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ABSTRACT: The BEAUTIFUL study assessed the morbidity and mortality benefits of the heart rate-lowering agent ivabradine. The placebo arm of the BEAUTIFUL trial was a large cohort of patients with stable coronary artery disease and left-ventricular dysfunction. We did a subanalysis of this placebo group to test the hypothesis that elevated resting heart rate at baseline is a marker for subsequent cardiovascular death and morbidity. The association of baseline resting heart rate with cardiovascular outcomes was analysed using Cox proportional hazard models for groups with a heart rate of 70 beats per min (bpm) or greater (2693 patients) versus less than 70 bpm (2745 patients). Additional analyses were done with finer categorisation of heart rate, and with heart rate as a continuous variable. After adjustment for baseline characteristics, patients with heart rates of 70 bpm or greater had increased risk for cardiovascular death (34%, p=0.0041), admission to hospital for heart failure (53%, p<0.0001), admission to hospital for myocardial infarction (46%, p=0.0066), and coronary revascularisation (38%, p=0.037). For every increase of 5 bpm, there were increases in cardiovascular death (8%, p=0.0005), admission to hospital for heart failure (16%, p<0.0001), admission to hospital for myocardial infarction (7%, p=0.052), and coronary revascularisation (8%, p=0.034). The analysis of fine-groupings of heart rate suggests that the increase in mortality and heart failure outcomes rises continuously above 70 bpm, whereas the relation is less pronounced for coronary outcomes. For heart failure outcomes, the predictive value of resting heart rate was stronger for earlier events than for later events. In patients with coronary artery disease and left-ventricular systolic dysfunction, elevated heart rate (70 bpm or greater) identifies those at increased risk of cardiovascular outcomes, with a differential effect on outcomes associated with heart failure and outcomes associated with coronary events.The Lancet 10/2008; 372(9641):817-21. · 39.06 Impact Factor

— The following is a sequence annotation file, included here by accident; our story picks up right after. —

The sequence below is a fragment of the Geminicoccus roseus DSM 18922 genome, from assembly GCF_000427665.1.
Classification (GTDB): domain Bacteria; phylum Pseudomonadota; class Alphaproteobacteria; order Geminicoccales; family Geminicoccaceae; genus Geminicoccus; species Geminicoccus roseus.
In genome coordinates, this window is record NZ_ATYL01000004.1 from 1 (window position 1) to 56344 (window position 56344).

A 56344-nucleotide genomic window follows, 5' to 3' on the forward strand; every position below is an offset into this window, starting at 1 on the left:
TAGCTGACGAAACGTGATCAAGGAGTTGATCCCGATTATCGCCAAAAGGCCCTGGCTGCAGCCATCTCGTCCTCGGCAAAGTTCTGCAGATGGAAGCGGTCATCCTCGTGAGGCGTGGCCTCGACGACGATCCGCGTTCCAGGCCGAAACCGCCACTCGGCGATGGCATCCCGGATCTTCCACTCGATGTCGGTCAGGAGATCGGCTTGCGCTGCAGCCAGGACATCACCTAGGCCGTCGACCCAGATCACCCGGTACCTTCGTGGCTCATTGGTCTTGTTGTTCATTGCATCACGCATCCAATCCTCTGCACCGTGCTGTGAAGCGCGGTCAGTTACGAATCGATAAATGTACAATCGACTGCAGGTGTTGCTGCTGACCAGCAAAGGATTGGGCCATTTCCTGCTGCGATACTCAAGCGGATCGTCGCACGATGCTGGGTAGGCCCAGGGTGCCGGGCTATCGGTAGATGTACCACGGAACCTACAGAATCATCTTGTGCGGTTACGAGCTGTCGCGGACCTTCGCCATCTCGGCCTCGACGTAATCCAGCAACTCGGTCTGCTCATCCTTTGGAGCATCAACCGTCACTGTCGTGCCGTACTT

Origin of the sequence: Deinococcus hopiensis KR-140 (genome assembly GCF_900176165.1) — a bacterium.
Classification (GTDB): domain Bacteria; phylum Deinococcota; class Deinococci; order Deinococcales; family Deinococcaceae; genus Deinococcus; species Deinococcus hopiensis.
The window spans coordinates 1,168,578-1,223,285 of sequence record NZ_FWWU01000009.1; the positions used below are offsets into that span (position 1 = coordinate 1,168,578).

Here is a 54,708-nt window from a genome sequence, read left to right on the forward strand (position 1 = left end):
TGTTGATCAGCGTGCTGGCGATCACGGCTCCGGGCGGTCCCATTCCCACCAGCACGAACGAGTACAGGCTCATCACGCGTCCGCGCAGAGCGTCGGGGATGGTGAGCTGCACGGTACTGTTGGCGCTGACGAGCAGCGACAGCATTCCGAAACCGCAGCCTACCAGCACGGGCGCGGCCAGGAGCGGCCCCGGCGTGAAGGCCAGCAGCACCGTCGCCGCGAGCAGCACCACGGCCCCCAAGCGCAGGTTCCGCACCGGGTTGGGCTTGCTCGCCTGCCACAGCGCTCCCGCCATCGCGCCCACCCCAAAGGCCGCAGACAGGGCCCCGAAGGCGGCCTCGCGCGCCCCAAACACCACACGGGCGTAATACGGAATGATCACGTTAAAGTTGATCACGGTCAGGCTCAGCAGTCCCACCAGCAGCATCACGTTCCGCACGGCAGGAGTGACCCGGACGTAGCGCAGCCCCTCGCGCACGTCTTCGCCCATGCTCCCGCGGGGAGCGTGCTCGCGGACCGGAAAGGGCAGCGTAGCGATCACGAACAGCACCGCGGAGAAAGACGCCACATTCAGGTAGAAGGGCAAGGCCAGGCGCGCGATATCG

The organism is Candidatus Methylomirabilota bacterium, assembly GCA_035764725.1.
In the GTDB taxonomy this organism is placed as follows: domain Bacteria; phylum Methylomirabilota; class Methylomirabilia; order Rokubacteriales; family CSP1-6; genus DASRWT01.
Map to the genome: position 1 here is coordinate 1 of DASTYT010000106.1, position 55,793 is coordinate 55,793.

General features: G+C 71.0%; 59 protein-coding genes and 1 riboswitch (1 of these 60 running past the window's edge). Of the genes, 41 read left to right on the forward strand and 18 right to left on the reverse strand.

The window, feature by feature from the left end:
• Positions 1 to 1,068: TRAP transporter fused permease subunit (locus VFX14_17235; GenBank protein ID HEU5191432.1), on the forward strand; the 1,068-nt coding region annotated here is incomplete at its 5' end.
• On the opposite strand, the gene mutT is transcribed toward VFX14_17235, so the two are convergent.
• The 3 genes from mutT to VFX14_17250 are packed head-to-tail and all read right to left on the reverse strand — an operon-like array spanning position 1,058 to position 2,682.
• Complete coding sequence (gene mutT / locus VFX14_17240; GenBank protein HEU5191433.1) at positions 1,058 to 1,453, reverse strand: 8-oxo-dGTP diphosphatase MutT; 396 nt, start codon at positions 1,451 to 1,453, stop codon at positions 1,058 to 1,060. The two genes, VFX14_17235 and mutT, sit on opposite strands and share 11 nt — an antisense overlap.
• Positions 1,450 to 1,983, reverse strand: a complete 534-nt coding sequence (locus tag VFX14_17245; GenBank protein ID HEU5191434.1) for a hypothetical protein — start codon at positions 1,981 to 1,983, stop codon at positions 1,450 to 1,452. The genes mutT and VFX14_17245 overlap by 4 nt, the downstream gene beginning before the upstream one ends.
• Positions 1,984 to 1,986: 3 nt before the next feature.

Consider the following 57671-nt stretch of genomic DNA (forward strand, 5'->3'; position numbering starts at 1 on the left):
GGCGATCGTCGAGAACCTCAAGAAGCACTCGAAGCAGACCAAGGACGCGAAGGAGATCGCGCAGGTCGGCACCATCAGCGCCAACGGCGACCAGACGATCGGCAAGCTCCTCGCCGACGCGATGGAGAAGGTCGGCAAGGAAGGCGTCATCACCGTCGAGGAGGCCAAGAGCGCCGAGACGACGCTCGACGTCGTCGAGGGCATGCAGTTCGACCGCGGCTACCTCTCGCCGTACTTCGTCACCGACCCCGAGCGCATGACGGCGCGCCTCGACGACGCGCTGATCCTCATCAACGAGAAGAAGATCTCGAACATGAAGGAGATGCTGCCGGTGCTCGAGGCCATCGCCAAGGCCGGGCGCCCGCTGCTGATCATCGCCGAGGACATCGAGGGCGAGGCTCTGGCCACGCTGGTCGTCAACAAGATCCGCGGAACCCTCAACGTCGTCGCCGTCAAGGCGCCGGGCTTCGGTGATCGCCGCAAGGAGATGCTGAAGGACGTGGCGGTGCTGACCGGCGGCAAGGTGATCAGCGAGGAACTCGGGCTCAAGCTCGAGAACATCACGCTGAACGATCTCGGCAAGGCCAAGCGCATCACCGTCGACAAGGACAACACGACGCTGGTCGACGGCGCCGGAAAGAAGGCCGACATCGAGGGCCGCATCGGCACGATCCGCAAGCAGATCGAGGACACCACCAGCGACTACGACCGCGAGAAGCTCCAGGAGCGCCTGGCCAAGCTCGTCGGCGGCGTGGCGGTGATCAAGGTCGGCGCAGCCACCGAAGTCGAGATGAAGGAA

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ABSTRACT: Heart failure remains a common diagnosis, especially in older individuals. It continues to be associated with significant morbidity and mortality, but major advances in both diagnosis and management have occurred and will continue to improve symptoms and other outcomes in patients. The Canadian Cardiovascular Society published its first consensus conference recommendations on the diagnosis and management of heart failure in 1994, followed by two brief updates, and reconvened this consensus conference to provide a comprehensive review of current knowledge and management strategies. New clinical trial evidence and meta-analyses were critically reviewed by a multidisciplinary primary panel who developed both recommendations and practical tips, which were reviewed by a secondary panel. The resulting document is intended to provide practical advice for specialists, family physicians, nurses, pharmacists and others who are involved in the care of heart failure patients. Management of heart failure begins with an accurate diagnosis, and requires rational combination drug therapy, individualization of care for each patient (based on their symptoms, clinical presentation and disease severity), appropriate mechanical interventions including revascularization and devices, collaborative efforts among health care professionals, and education and cooperation of the patient and their immediate caregivers. The goal is to translate best evidence-based therapies into clinical practice with a measureable impact on the health of heart failure patients in Canada.The Canadian journal of cardiology 02/2006; 22(1):23-45. · 3.12 Impact Factor